Transitioning straight from the last point, ShadowPlay simply doesn't have enough legs to carry on for a long time. The concept is one that should be experienced for what it is, but a long involvement has little to offer. After just an hour of play, I was at a point where I simply felt no urge to go on. I got the point. What next? More of the same puzzles.
That being said, the game does have a decent amount of content. 100 puzzles in all, with the amount of time spent in each varying from one to six minutes. There's also a good variety of objects to be used and a level of excitement in seeing what objects will come next and how they'll be used. And while I got tired after an hour, that doesn't mean it wouldn't be enjoyable some other time. This is a game that doesn't scream marathon, but spread out over time someone could certainly absorb a good amount of enjoyment.
The visuals leave little to complain about. The game has a pretty look with 420p support and full widescreen. Objects have at least a good amount of polygon complexity and there has been definite effort put into making the game look good from a technical standpoint.
ShadowPlay's atmosphere is one of a slight vaudeville, early cinema era, which is cool to say the least. The objects are clean and colorful, a good bonus in the game's favor.
The only improvement that could have been made in the graphical area lies with the interface and menus. The default font used can be hard to read on smaller, standard-def televisions and the menu is a bit sloppy in its simplistic style.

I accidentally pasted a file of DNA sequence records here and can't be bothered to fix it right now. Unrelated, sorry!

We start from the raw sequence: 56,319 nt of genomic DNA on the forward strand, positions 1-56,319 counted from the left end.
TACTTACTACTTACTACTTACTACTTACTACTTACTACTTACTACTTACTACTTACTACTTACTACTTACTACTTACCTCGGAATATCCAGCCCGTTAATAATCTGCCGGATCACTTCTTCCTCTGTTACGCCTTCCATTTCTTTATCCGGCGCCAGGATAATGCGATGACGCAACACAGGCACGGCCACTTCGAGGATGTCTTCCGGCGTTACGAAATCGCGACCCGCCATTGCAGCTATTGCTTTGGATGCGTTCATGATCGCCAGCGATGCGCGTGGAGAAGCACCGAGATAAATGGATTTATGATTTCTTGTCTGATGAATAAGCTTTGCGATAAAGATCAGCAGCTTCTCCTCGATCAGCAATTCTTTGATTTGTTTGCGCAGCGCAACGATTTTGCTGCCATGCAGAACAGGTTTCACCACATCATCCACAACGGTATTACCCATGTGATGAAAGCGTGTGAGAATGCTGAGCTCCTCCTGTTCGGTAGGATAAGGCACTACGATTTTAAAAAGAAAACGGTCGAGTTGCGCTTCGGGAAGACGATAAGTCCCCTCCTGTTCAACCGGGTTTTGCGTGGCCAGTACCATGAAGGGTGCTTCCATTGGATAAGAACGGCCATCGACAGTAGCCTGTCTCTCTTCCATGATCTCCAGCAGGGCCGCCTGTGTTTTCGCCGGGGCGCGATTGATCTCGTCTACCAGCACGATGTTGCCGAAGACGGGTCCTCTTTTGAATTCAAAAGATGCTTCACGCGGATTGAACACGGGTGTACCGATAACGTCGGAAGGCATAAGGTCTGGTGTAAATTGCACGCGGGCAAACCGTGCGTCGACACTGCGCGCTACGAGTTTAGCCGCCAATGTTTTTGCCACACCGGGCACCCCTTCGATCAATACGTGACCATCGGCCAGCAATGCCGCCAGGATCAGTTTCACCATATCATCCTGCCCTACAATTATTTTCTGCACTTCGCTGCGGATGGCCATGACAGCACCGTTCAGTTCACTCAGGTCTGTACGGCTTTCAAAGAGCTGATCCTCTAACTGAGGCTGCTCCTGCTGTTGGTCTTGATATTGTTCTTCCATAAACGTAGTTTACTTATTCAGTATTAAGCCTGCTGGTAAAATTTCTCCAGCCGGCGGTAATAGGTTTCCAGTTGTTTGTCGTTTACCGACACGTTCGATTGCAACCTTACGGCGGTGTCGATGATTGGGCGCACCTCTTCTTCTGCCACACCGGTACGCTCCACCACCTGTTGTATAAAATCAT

Perhaps the lowest aspect of ShadowPlay, the audio is barely even passable. The music, while fitting, I suppose, has a spastic level of quirkiness that gets rather old rather fast.
Sound effects aren't any better either, they show a lack of concern about them. Clicks, bumps, and bangs are simple and uninteresting. The sound effects used at the end of every puzzle are generic and often sound like they're being played out of a cone.
Sound isn't the most important thing in a puzzle game, but poor choices in both sound effects and music have made the overall experience that much less enjoyable.
ShadowPlay's prominent weakness lays in the narrow scope of the puzzle gimmick. That's not to say the game is bad however, as a good amount of the package works, looks, and plays just as it's supposed to. The satisfaction you're likely to get out of a title like this is directly proportional to how fun you find mixing and matching geometric shapes and objects. Find yourself to be particularly skilled in such and ShadowPlay will be a fun, interesting experience with plenty to love. Don't find that kind of gameplay compelling or exciting? Then perhaps the 800 points are better spent elsewhere.
While it is good that a certain demographic can enjoy the game, what I consider an exceptional game is one that is able to strike at the interest and liking of a large group of people. ShadowPlay won't grab enough people's addictive tendencies as it will only be found addictive by a relatively low amount of players.